Currently though, even the ministers, judges and government officials who are supposed to authorise the interception are caught by surprise when their private conversations are leaked. It is shocking that Interior Minister Rana Sanaullah recently stated that someone from within the government offices leaked these audios for money. There needs to be a much deeper investigation than a casual statement.

These audio leaks also put under question the cybersecurity of the highest offices of government in the country. The prime minister’s is the most powerful and sensitive post, and if his conversations are being surveilled and leaked, it can be a major security threat as well as cast questions over the cybersecurity arrangements presumably put in place by the intelligence and law-enforcement agencies and these agencies’ competence.

Last year, the cabinet had approved an overarching National Cybersecurity Policy, but its effective implementation is still awaited. In the era of hacks and spies, this is all the more critical. Moreover, a draft Data Protection Bill has been under discussion for over two years now and still has not been introduced in parliament. The government transition should not have affected it since the IT minister, the MQM’s Amin Ul Haq, has retained his post in cabinet.

These audio leaks also raise critical questions regarding the current political deadlock the country faces. Why is it that only PML-N and PTI leaders are being targeted? Their issues with the establishment are no secret. This also underscores a history of abuse of the law by intelligence agencies meddling in politics, despite high claims to the contrary, as well as the surveillance of judges, politicians and government officials.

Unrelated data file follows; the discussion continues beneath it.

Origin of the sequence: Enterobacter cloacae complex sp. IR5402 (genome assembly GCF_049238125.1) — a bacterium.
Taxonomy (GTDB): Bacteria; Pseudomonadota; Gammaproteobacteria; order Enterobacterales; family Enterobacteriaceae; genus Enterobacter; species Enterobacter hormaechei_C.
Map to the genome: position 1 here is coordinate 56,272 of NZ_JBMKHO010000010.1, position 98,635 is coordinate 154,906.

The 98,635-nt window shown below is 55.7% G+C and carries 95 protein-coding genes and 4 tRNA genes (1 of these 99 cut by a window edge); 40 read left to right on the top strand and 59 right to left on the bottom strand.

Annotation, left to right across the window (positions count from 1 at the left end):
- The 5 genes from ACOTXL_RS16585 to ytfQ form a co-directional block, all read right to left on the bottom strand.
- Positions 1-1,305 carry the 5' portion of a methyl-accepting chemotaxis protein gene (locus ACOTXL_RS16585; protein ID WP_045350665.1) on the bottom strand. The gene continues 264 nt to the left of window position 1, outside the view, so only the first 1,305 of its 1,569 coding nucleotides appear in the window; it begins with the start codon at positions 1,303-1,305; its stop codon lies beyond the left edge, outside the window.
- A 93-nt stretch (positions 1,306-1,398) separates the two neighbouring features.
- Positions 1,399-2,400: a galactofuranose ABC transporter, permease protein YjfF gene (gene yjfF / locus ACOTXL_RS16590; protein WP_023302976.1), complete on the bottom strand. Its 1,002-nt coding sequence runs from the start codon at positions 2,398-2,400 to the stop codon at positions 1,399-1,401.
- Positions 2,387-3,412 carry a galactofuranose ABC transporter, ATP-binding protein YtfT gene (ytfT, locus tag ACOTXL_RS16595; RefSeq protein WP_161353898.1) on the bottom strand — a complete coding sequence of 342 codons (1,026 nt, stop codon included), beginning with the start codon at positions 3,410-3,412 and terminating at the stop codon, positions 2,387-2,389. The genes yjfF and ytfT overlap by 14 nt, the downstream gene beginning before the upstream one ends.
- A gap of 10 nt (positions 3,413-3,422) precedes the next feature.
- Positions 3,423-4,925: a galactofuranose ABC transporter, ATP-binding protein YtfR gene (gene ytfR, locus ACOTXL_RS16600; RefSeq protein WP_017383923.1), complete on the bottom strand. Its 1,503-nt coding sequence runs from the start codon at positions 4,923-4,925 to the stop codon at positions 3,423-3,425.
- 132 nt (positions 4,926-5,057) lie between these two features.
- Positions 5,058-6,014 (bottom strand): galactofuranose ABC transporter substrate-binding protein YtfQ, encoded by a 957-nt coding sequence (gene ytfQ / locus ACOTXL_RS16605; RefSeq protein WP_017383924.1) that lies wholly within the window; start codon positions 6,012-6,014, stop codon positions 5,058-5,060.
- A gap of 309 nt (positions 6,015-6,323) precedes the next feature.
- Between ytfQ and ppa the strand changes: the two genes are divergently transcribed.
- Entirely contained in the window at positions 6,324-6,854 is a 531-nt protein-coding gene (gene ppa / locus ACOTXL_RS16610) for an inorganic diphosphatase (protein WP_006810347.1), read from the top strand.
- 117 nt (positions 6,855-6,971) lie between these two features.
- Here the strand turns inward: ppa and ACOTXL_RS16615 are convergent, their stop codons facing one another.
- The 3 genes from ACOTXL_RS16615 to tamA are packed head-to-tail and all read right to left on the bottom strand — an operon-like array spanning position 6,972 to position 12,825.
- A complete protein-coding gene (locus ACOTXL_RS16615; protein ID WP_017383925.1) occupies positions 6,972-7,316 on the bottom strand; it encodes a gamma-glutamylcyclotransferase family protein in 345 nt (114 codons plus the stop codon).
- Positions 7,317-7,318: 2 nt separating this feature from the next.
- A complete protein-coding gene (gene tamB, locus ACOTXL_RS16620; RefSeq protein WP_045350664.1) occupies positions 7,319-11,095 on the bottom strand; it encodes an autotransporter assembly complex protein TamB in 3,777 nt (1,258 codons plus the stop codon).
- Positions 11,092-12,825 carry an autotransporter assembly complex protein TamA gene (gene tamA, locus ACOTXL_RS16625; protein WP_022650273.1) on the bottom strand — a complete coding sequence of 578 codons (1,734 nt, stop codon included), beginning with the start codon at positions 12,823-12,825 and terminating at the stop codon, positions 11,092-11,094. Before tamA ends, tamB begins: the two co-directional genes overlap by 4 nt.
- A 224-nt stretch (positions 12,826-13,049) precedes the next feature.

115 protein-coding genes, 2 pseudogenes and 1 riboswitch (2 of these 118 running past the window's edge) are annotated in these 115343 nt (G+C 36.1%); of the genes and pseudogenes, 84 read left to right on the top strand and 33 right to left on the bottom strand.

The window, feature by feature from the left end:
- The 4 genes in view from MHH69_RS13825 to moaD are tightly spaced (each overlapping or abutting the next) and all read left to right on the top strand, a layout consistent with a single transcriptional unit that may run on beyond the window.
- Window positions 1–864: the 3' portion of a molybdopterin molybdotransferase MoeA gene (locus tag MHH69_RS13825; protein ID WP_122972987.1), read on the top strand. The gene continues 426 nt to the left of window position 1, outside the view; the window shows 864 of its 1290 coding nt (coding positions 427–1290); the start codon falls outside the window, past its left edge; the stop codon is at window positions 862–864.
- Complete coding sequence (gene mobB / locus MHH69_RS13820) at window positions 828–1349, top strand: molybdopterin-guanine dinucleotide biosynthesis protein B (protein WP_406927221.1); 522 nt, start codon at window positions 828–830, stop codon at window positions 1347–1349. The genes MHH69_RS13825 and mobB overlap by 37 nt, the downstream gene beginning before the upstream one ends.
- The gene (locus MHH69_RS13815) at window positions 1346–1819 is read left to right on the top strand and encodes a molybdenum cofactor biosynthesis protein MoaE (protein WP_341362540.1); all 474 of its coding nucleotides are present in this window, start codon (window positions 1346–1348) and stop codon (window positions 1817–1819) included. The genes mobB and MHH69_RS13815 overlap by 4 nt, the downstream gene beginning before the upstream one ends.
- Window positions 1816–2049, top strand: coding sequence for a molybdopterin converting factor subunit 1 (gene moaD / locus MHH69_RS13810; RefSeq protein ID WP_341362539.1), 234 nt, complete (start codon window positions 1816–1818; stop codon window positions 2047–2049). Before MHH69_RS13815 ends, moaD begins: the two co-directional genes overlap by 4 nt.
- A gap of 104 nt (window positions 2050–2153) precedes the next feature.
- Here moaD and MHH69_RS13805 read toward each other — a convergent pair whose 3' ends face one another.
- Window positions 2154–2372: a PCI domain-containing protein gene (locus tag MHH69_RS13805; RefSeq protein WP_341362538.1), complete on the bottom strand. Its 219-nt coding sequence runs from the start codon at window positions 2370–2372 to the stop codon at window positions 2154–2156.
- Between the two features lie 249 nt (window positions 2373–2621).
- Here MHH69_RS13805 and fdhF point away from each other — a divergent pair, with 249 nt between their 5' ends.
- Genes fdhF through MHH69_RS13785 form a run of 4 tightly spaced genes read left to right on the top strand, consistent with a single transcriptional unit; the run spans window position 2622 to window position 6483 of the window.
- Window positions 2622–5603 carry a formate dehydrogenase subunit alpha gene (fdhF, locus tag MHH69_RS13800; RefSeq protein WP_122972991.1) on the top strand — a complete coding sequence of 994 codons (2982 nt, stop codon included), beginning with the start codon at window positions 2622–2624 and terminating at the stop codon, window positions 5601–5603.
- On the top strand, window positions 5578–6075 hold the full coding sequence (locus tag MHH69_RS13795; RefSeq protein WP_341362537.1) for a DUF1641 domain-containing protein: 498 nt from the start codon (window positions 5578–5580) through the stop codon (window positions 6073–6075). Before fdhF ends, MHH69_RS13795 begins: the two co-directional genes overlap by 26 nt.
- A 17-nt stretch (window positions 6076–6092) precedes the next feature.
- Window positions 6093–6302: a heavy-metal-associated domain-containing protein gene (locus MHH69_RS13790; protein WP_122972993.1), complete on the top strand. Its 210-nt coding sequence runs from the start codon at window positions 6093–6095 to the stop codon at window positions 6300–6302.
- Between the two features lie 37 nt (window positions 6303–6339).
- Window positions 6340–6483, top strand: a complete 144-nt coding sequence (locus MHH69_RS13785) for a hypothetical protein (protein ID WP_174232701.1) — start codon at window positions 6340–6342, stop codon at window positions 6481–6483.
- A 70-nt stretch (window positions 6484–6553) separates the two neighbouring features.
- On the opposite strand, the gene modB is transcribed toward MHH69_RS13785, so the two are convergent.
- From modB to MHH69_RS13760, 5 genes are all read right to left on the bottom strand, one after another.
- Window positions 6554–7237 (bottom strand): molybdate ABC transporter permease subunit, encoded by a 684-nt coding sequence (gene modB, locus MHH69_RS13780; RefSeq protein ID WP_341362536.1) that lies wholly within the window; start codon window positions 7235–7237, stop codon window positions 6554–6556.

It would be prudent for political parties not to fall for audio leaks against each other, especially since they all tend to suffer due to such surveillance. Rather than resorting to opportunism, red lines need to be drawn by political parties jointly regarding the efforts by undemocratic forces to meddle in politics. They seem to be shocked each day a leak surfaces.

There also has been a strategy by political parties, especially the PTI, to demonstrate that audio leaks are fake. In an era where technology can be easily used to manipulate audios, videos and photographs, including ‘deep fakes’, this is an effective strategy. This can also delegitimise such attempts. However, it is important for there to be technological capability on the part of civilian law-enforcement agencies to determine the authenticity of such evidence if collected legally and admitted in the courts of law, along with the accountability of those who carry out illegal and unconstitutional surveillance of the people’s representatives.

The writer is director of Bolo Bhi, an advocacy forum for digital rights.